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Proc Nutr Soc. 2010 Aug;69(3):400-6. doi: 10.1017/S0029665110001928. Epub 2010 Jul 2.

Physical activity, exercise and low-grade systemic inflammation.

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  • 1Immunonutrition Research Group, Department of Metabolism and Nutrition, Instituto del Frío-ICTAN, Spanish National Research Council (CSIC), Madrid, Spain. julia.warnberg@immunonutrition.info

Abstract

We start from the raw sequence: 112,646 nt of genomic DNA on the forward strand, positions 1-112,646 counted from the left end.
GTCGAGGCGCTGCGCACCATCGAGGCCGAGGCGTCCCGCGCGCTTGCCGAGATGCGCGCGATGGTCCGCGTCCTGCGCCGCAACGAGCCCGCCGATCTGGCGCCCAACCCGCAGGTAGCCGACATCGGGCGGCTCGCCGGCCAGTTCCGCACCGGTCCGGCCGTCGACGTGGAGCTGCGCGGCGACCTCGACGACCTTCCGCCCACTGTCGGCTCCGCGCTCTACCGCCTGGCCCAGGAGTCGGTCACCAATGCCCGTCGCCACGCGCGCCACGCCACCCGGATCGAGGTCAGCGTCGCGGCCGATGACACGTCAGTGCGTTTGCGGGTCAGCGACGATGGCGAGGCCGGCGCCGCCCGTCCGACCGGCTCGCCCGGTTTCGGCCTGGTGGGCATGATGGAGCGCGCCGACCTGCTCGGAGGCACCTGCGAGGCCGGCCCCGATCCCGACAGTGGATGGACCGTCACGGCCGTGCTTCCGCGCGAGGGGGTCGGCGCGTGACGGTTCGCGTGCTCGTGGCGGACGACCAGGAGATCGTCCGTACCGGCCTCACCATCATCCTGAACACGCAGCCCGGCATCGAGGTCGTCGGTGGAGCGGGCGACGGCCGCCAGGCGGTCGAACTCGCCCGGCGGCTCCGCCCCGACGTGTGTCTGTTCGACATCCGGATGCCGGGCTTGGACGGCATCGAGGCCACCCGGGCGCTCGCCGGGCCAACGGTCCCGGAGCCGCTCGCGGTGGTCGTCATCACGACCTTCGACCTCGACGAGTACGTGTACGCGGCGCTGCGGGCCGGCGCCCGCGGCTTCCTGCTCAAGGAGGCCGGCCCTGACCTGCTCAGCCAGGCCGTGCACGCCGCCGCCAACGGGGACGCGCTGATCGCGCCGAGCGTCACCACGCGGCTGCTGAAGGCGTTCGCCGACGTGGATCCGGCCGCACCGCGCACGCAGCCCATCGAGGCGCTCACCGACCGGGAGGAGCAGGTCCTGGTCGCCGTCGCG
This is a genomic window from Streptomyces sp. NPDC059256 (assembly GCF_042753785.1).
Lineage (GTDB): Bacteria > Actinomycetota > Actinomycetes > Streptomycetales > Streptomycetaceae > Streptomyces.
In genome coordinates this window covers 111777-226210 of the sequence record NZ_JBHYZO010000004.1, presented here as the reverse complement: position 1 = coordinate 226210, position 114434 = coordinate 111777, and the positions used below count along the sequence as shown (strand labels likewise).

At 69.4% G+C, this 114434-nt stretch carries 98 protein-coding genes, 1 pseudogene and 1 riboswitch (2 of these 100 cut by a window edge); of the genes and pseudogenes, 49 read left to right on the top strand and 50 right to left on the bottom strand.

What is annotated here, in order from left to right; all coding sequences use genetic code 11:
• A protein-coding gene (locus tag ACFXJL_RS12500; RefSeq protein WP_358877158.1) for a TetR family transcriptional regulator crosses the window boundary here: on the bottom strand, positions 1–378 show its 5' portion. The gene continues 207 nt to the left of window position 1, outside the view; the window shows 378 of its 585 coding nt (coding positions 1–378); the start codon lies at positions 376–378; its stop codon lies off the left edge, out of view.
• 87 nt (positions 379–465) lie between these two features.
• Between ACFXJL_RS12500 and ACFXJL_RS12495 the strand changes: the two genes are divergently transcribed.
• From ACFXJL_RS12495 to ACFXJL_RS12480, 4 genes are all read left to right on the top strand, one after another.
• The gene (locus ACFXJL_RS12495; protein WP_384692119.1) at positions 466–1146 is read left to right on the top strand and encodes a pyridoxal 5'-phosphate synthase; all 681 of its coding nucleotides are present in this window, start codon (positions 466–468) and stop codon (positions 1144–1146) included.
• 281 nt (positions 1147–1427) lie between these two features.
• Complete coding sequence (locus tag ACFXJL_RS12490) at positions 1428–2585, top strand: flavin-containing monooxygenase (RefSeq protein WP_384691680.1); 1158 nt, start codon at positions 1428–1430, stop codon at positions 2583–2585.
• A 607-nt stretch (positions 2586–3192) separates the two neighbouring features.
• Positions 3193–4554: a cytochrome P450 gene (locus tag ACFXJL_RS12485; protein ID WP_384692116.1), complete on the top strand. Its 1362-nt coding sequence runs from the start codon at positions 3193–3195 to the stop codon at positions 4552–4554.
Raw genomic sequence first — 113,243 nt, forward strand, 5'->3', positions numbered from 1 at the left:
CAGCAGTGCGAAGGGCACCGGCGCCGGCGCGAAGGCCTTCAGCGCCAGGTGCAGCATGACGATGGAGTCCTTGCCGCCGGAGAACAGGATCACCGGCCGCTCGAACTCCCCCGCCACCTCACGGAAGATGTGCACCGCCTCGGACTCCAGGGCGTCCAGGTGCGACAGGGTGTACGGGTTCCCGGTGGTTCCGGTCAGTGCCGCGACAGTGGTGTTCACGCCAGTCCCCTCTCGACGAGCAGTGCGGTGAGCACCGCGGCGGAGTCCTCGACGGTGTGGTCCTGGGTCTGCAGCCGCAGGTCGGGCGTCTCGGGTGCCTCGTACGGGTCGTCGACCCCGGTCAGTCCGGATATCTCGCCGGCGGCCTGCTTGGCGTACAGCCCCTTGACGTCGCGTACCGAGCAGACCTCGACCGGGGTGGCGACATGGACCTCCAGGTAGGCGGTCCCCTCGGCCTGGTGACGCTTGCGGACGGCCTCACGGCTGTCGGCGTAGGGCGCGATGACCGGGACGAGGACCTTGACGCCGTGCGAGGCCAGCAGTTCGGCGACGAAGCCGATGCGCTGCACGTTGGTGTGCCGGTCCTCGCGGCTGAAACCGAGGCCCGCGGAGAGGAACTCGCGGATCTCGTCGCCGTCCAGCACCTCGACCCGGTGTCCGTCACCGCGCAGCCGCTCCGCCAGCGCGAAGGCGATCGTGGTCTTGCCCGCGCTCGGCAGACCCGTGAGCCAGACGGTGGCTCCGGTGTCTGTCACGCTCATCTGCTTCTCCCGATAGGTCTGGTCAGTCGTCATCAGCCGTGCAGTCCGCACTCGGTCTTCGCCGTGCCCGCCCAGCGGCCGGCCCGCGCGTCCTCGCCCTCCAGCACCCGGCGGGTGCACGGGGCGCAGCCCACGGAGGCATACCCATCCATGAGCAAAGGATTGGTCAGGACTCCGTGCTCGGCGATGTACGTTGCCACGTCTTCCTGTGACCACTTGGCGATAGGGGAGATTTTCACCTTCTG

Prospective studies have shown that chronic low-grade inflammation may contribute to the pathogenesis of the most common chronic diseases and in particular CVD. Obesity has repeatedly been associated with moderately raised levels of inflammation, and this observation has led to the view that obesity is characterised by a state of chronic low-grade inflammation. There is now great interest in elucidating how physical activity and exercise modulate inflammation. This review summarises the current research addressing the influence of physical activity and exercise in mitigating the risks of obesity and diseases such as type-II diabetes and CVD, through its action on the low-grade inflammatory state. Most research on this topic hypothesised that the association between physical activity and inflammatory markers is independent of fatness, but very few studies have proven this. Given that physical activity and obesity are often inversely related, it is not clear as to whether the anti-inflammatory health benefits of a physically active lifestyle are due to exercise per se or result from favourable changes in the body composition.

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